Investments owned by the scheme may be quoted in the market at higher than the cost paid. Such gains in values on securities held are called valuation gains. Similarly, there can be valuation losses when securities are quoted in the market at a price below the cost at which the scheme acquired them.
For running the scheme of mutual funds, operating expenses are incurred.
Investments can be said to have been handled profitably, if the following metric is positive: (A) +Interest income
(B) + Dividend income
(C) + Realized capital gains
(D) + Valuation gains
(E) – Realized capital losses
(F) – Valuation losses
(G) – Scheme expenses
When the investment activity is profitable, the true worth of a unit increases. When there are losses, the true worth of a unit decreases. The true worth of a unit of the scheme is otherwise called Net Asset Value (NAV) of the scheme.
When a scheme is first made available for investment, it is called a ‘New Fund Offer’ (NFO). During the NFO, investors get the chance of buying the units at their face value. Post-NFO, when they buy into a scheme, they need to pay a price that is linked to its NAV.
The money mobilized from investors is invested by the scheme in a portfolio of securities as per the stated investment objective. Profits or losses, as the case might be, belong to the investors or unitholders. No other entity involved in the mutual fund in any capacity participates in the scheme’s profits or losses. They are all paid a fee or commission for the contributions they make to launching and operating the schemes. The investor does not however bear a loss higher than the amount invested by him.
Various investors subscribing to an investment objective might have different expectations on how the profits are to be handled. Some may like it to be paid off regularly as dividends. Others might like the money to grow in the scheme. Mutual funds address such differential expectations between investors within a scheme, by offering various options, such as dividend payout option, dividend re- investment option and growth option. An investor buying into a scheme gets to select the preferred option.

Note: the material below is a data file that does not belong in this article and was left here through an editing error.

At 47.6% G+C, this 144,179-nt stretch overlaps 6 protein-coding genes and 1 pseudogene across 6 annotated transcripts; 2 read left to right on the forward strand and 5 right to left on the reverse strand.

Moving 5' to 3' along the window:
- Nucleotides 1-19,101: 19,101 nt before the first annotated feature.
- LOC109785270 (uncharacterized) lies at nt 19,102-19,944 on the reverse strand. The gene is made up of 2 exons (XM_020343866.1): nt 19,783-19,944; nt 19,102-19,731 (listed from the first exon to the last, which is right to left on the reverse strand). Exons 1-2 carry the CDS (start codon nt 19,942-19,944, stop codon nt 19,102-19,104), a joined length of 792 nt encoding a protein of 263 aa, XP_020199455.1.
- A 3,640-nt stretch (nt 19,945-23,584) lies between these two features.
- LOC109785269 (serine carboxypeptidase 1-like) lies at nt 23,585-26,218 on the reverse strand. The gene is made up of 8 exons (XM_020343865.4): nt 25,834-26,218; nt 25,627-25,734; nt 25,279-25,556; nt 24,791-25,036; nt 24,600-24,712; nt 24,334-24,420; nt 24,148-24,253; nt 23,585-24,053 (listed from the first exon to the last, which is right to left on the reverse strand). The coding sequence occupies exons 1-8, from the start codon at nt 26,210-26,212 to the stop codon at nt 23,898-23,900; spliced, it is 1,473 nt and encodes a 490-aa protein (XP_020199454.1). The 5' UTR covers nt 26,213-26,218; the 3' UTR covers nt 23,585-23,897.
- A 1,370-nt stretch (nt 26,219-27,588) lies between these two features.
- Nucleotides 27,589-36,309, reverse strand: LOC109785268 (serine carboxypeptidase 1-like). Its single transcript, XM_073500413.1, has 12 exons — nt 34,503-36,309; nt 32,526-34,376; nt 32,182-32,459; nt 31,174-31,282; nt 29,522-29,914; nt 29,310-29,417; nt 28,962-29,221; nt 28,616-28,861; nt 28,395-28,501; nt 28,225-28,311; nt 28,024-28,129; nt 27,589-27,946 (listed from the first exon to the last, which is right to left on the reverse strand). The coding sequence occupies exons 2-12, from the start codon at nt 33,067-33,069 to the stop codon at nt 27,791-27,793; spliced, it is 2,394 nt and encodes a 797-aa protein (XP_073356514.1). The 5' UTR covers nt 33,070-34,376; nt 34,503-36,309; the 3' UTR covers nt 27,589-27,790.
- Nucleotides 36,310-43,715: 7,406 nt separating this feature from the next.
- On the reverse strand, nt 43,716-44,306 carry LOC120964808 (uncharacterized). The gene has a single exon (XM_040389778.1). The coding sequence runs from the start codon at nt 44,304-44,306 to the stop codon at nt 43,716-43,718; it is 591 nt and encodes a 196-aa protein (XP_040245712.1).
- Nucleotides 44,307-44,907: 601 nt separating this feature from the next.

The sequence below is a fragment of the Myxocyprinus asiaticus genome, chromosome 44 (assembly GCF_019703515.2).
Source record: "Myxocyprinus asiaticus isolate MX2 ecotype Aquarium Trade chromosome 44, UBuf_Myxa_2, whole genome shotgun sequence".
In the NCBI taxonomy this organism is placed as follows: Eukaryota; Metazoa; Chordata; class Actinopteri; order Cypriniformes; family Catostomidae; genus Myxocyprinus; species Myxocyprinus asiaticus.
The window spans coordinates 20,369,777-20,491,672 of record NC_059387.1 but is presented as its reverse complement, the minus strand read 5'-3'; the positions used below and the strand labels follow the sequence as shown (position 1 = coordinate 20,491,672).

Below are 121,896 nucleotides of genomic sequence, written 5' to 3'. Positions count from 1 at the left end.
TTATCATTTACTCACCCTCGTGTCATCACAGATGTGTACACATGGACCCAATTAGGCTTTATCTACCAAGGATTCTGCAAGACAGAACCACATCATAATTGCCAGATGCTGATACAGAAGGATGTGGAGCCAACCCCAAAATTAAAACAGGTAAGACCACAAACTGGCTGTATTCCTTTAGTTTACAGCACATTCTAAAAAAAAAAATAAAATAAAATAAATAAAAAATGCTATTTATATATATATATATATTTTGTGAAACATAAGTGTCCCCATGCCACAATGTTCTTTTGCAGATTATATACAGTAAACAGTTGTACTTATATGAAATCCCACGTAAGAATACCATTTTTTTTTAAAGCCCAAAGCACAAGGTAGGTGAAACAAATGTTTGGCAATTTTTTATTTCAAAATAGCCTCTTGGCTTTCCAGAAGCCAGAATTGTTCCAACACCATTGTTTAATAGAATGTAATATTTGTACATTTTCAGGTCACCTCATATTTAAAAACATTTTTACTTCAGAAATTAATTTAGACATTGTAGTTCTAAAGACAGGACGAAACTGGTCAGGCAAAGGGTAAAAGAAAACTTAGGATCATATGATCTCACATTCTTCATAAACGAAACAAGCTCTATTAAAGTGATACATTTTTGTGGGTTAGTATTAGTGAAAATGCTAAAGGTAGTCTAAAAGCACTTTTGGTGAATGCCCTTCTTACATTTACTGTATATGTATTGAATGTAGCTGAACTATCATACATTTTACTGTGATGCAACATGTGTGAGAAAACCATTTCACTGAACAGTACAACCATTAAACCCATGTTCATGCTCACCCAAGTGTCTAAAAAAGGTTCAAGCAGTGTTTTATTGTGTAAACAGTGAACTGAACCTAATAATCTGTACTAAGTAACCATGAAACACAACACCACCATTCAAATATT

The relative size of mutual fund companies is assessed by their assets under management (AUM). When a scheme is first launched, assets under management is the amount mobilized from investors. Thereafter, if the scheme has a positive profitability metric, its AUM goes up; a negative profitability metric will pull it down.
Further, if the scheme is open to receiving money from investors even post-NFO, then such contributions from investors boost the AUM. Conversely, if the scheme pays any money to the investors, either as dividend or as consideration for buying back the units of investors, the AUM falls.
The AUM thus captures the impact of the profitability metric and the flow of unit-holder money to or from the scheme.
Advantages of Mutual Funds for Investors Professional Management
Mutual funds offer investors the opportunity to earn an income or build their wealth through professional management of their investible funds. There are several aspects to such professional management viz. investing in line with the investment objective, investing based on adequate research, and ensuring that prudent investment processes are followed.
Investing in the securities markets will require the investor to open and manage multiple accounts and relationships such as broking account, demat account and others. Mutual fund investment simplifies the process of investing and holding securities.
Affordable Portfolio Diversification
Investing in the units of a scheme provide investors the exposure to a range of securities held in the investment portfolio of the scheme in proportion to their holding in the scheme. Thus, even a small investment of Rs. 500 in a mutual fund scheme can give investors proportionate ownership in a diversified investment portfolio.
As will be seen later, with diversification, an investor ensures that “all the eggs are not in the same basket”. Consequently, the investor is less likely to lose money on all the investments at the same time. Thus, diversification helps reduce the risk in investment. In order to achieve the same level of diversification as a mutual fund scheme, investors will need to set apart several lakhs of rupees. Instead, they can achieve the diversification through an investment of less than thousand rupees in a mutual fund scheme.
Economies of Scale
Pooling of large sum of money from many investors makes it possible for the mutual fund to engage professional managers for managing investments. Individual investors with small amounts to invest cannot, by themselves, afford to engage such professional management.
Large investment corpus leads to various other economies of scale. For instance, costs related to investment research and office space gets spread across investors. Further, the higher transaction volume makes it possible to negotiate better terms with brokers, bankers and other service providers.